Sorry, iPods Aren't Music Therapy

You know how every time there's some new, inspiring viral video making the rounds through Facebook, there's always some dude somewhere who has to spoil all the fun? He rains on the Ice Bucket Challenge. He tells you that video with the person overcoming adversity is staged. Psh, who needs that guy?

Well...I'm afraid I have to be that guy for a minute.

You might have heard about a documentary making the rounds at film festivals lately titled Alive Inside. A clip from the movie has made several viral rounds through the social networks:


It's easy to see why this was popular. The transformation that takes place right before our eyes is phenomenal! In fact, it's the top listing on YouTube when you search "music and Alzheimer's"


But here's the problem: it also comes up as the top search result for "music therapy and Alzheimer's"


Full disclosure: the clip in the second image was stolen and uploaded by a YouTube user unrelated to the film project. It also doesn't mention the phrase "music therapy" in the title or description of the video.

However, it raises the point that many people don't understand the difference between putting headphones on a medical patient and music therapy.

And I think this documentary could serve to further blur the line between music in medicine and music therapy. Our national organization met with the filmmakers, edited the script to clarify and correct misleading statements, and even recommended the re-filming of certain scenes. These recommendations were unheeded.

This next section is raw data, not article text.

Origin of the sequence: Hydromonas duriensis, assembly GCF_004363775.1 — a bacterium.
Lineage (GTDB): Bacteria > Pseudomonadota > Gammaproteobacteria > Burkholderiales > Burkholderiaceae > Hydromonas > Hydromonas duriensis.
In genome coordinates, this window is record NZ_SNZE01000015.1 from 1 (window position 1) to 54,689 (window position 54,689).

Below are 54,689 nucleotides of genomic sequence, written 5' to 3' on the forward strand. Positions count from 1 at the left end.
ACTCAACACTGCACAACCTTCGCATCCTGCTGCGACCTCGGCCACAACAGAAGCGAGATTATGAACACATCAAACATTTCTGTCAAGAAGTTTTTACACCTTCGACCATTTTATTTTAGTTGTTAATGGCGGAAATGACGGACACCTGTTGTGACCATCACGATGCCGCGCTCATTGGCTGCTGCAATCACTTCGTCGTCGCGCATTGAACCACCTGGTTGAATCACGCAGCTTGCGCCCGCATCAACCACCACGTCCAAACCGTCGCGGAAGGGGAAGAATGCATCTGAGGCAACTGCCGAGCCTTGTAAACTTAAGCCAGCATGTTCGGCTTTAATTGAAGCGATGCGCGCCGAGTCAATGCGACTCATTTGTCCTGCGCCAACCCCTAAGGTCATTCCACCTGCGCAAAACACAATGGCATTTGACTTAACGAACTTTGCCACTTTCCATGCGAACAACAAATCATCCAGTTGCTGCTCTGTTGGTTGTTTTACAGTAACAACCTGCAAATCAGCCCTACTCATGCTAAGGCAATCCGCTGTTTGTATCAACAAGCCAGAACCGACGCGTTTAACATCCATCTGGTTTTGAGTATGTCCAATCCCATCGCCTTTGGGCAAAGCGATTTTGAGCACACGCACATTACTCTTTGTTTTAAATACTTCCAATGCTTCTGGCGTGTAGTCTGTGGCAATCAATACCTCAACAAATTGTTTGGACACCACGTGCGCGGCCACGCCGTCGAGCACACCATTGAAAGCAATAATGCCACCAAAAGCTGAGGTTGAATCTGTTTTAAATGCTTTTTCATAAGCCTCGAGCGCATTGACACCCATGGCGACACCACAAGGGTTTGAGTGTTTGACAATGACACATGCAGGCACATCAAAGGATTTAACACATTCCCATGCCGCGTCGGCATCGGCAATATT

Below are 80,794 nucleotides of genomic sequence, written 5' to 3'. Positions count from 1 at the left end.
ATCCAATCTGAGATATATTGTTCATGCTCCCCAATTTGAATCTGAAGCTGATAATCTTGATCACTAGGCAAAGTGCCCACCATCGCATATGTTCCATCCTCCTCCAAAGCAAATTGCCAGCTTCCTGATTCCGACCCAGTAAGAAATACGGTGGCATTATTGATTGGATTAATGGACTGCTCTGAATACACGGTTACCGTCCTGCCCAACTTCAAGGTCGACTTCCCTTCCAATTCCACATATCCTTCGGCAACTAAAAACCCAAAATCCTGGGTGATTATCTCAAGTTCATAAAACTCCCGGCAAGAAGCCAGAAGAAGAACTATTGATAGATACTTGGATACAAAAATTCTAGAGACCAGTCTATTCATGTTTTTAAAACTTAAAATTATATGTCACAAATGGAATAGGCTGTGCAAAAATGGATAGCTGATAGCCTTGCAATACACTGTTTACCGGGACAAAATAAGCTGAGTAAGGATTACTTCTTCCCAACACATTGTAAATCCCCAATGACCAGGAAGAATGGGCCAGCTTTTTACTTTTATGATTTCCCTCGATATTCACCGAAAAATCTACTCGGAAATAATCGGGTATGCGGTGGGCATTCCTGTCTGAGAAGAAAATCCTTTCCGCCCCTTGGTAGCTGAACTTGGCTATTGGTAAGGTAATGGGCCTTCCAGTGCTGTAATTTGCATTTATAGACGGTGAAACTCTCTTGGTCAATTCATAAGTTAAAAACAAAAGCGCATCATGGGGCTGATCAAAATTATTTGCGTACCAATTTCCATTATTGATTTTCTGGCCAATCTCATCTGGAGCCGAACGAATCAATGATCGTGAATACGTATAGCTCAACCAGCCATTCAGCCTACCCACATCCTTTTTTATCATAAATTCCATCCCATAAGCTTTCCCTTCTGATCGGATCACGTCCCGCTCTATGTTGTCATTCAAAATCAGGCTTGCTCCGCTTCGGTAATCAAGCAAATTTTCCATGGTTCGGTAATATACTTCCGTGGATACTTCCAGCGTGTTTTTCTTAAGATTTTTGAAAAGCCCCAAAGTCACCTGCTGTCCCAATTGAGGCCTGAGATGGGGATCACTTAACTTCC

I'm not opposed to music listening programs for patients with Alzheimer's, but it's also important to note that "awakening" a person with dementia or Alzheimer's is not as simple as throwing together a playlist of old songs and putting headphones on them. Furthermore, it's important to understand that this is far from music therapy.

Listening to an iPod is no more music therapy than watching a football game is physical therapy.

A music therapist might use an iPod and reflective listening in a session, just as a physical therapist might use sports analogies, balls, and more. But the difference is understanding the therapeutic "know-how" to elicit appropriate, meaningful responses, know how to handle unintended responses, and extract therapeutic benefits for the patient that last after the song is over and the headphones are taken off.

So what does music therapy look like with older adults? How can I use music effectively with my advanced aged loved one?

I'm glad you asked! If you're in the metro-Atlanta area, you can attend our Music and Aging event at Arbor Terrace Crabapple on November 12th at 5:30! We'll be discussing how you can use music to connect with a loved one, the benefits and goals associated with music therapy and the aging, and more!

We hope you'll join us on November 12th!